Brigantine's Marine Mammal Stranding Center has put out some useful cold weather information concerning finding a seemingly dead or comatose sea turtle washed up on a beach this winter.

Is that sea turtle dead or could it possibly be "cold-stunned"? How can you tell? What should you do?

The answers are you really can't really tell and you should call the Marine Mammal Stranding Center immediately.

What you definitely should not do is try to warm up the sea turtle to see if it responds.

What is cold-stunning, anyway?

The National Oceanic and Atmospheric Administration -- NOAA --describes it this way.

Cold-stunning is a condition in which sea turtles become very weak and inactive from exposure to cold temperatures. It generally occurs when water temperatures fall below 50˚F where sea turtles are present.

Cold-stunned turtles become lethargic and are eventually unable to swim causing them to float at the surface. Wind and/or tides may wash them ashore. If temperatures remain low or turtles are not rescued, they can develop secondary health problems or die. Hundreds or even thousands of sea turtles can be affected by cold-stunning events.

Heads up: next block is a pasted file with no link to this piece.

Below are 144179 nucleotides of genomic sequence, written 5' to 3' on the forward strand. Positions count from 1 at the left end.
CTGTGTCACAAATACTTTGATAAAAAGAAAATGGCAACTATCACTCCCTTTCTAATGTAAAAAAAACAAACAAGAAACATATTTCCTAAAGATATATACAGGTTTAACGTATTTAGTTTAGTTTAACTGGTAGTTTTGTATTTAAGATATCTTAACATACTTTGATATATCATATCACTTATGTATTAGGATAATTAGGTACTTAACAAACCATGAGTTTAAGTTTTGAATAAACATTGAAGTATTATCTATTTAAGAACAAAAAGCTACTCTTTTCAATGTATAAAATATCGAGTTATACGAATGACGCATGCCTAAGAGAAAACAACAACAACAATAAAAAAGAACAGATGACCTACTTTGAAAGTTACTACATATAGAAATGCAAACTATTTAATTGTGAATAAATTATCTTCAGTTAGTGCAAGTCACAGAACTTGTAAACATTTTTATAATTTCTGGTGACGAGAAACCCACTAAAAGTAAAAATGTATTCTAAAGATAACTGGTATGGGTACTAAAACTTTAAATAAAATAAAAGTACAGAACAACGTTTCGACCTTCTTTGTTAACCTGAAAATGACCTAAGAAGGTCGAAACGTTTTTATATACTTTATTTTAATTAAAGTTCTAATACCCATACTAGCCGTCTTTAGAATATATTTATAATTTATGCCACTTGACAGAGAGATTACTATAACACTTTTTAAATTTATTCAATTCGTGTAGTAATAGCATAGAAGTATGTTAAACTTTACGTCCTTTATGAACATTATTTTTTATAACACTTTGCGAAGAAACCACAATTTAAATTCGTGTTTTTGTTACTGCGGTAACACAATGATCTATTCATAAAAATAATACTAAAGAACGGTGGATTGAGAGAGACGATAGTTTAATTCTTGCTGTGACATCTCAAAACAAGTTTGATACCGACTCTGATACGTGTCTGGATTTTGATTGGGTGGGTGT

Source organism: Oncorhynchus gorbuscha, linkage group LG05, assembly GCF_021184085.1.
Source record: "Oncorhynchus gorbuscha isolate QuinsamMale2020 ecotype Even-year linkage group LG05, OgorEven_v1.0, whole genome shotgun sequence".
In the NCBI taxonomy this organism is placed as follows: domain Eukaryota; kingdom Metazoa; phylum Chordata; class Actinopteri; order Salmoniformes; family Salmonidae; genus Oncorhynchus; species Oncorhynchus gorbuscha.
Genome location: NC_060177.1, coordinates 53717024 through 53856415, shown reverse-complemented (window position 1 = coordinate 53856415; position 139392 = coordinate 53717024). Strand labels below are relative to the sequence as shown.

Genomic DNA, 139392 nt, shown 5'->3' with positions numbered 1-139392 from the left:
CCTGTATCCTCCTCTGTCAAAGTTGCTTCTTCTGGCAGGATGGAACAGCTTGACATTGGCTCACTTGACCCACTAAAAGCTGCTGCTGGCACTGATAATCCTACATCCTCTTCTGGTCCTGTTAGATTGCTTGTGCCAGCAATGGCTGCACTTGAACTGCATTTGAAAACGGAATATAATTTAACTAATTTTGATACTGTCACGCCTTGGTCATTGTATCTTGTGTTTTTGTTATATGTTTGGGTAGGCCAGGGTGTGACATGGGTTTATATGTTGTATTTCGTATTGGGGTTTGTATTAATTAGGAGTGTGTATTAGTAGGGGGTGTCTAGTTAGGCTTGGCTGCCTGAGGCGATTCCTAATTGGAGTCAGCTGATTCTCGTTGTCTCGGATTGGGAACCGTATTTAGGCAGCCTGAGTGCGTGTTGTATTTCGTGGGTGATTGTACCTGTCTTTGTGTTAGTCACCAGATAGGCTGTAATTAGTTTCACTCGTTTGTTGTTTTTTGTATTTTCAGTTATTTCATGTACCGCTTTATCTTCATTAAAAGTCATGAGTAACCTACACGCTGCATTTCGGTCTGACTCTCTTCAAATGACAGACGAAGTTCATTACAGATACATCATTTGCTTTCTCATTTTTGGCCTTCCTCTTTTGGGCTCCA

The natural reaction may be to try to help or move the sea turtle, but, the Marine Stranding Center cautions that you could do more harm than good.

The way to help a sea turtle or turtles washed up on shore is to call the Marine Mammal Stranding Center's hotline number --  609-266-0538 and give them the information on your location. The MMSC says to call the hotline even if you are sure the turtle is deceased.

It can be very hard to tell for sure, so please call them.

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